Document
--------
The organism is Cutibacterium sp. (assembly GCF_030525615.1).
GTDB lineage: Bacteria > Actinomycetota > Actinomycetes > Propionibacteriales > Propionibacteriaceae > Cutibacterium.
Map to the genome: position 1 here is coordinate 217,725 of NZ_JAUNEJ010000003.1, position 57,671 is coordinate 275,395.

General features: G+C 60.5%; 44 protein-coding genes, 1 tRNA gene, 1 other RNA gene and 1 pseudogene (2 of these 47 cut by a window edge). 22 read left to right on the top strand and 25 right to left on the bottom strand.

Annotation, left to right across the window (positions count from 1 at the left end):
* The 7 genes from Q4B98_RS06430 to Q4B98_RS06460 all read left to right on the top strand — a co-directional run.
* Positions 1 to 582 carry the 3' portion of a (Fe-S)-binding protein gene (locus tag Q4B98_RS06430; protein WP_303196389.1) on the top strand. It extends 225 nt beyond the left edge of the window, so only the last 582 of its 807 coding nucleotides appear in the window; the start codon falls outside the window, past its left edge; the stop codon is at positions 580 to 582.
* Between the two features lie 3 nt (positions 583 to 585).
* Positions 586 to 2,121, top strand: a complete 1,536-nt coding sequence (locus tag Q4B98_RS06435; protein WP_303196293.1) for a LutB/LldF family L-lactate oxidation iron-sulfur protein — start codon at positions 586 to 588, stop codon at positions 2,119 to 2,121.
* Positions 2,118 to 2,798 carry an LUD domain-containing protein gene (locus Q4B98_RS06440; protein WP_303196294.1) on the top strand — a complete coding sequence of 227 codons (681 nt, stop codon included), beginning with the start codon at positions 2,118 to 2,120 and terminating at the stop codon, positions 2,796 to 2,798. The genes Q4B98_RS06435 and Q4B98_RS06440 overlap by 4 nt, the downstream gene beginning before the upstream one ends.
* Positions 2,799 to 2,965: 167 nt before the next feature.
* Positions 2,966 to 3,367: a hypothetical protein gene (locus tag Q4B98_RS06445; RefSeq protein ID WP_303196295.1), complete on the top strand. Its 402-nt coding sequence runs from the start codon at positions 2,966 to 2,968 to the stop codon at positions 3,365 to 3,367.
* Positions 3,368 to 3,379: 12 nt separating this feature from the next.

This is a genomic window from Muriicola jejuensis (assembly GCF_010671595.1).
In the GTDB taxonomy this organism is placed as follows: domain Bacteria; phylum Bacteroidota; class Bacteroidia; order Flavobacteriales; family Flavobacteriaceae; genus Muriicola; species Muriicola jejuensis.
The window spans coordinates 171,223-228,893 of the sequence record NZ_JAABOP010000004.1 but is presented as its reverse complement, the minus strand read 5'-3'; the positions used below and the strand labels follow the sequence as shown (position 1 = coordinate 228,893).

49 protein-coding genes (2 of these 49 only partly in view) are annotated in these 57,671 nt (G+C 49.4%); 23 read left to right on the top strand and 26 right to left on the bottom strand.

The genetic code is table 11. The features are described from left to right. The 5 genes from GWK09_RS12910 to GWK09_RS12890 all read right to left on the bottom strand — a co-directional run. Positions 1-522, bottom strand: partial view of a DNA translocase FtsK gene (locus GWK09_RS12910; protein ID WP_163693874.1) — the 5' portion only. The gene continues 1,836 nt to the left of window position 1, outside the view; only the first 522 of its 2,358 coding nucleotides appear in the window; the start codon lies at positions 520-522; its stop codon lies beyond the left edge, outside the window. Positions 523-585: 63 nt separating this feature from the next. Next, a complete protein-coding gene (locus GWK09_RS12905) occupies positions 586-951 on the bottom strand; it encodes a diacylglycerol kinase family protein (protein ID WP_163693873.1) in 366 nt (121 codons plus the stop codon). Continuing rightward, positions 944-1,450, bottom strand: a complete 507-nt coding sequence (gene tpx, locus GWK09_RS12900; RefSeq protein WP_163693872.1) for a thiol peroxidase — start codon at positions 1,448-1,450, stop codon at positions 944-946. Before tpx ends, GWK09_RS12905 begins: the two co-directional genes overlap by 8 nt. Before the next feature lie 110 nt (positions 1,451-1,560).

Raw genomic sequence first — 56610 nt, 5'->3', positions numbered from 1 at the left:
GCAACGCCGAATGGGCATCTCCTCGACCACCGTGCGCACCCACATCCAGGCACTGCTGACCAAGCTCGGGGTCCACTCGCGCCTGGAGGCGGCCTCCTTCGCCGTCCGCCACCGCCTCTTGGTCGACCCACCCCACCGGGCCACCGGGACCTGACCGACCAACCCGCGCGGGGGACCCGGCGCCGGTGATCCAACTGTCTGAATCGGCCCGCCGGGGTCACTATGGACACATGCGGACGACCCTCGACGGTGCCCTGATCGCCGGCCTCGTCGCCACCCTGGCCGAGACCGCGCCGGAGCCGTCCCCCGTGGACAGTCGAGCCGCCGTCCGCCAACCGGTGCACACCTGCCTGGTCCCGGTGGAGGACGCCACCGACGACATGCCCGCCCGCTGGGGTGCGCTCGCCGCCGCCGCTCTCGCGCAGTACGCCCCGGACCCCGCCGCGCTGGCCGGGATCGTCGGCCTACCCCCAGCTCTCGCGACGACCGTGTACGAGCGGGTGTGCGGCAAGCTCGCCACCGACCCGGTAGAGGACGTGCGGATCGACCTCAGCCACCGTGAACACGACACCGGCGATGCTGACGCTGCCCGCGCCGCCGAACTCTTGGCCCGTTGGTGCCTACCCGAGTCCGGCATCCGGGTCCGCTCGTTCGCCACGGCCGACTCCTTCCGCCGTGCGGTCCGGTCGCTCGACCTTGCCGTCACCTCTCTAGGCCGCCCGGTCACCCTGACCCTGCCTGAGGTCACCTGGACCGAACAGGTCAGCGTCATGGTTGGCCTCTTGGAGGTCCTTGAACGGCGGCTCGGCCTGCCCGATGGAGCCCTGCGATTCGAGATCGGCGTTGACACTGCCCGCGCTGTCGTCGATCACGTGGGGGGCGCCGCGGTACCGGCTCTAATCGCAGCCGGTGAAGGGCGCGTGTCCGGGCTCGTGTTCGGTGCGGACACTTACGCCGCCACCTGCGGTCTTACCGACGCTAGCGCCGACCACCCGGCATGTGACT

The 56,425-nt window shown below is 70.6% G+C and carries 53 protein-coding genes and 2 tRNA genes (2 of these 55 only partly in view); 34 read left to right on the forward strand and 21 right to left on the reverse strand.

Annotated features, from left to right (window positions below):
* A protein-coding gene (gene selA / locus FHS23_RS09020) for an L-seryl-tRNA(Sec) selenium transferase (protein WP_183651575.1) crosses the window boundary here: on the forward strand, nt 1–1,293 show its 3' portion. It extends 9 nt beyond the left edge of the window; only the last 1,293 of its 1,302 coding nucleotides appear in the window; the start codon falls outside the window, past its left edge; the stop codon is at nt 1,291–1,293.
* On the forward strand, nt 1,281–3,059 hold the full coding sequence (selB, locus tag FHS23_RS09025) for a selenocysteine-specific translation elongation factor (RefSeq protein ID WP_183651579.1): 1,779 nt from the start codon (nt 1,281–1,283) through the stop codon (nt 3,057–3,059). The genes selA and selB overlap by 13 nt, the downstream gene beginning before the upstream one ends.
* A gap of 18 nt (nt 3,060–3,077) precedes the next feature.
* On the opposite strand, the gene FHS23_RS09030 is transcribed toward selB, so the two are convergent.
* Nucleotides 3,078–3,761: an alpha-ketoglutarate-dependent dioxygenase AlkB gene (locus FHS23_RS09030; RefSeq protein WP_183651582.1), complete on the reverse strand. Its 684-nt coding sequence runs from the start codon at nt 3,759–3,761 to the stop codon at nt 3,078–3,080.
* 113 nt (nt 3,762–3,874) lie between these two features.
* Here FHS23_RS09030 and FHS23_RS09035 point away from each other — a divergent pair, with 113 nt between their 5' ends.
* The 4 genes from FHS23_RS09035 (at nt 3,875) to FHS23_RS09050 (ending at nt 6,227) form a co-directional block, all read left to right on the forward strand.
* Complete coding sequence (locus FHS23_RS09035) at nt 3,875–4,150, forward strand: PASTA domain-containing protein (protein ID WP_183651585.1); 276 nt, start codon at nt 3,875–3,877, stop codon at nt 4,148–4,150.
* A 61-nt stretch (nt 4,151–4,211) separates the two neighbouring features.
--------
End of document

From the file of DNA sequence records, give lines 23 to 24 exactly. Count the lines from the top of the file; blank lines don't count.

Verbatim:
* A protein-coding gene (gene selA / locus FHS23_RS09020) for an L-seryl-tRNA(Sec) selenium transferase (protein WP_183651575.1) crosses the window boundary here: on the forward strand, nt 1–1,293 show its 3' portion. It extends 9 nt beyond the left edge of the window; only the last 1,293 of its 1,302 coding nucleotides appear in the window; the start codon falls outside the window, past its left edge; the stop codon is at nt 1,291–1,293.
* On the forward strand, nt 1,281–3,059 hold the full coding sequence (selB, locus tag FHS23_RS09025) for a selenocysteine-specific translation elongation factor (RefSeq protein ID WP_183651579.1): 1,779 nt from the start codon (nt 1,281–1,283) through the stop codon (nt 3,057–3,059). The genes selA and selB overlap by 13 nt, the downstream gene beginning before the upstream one ends.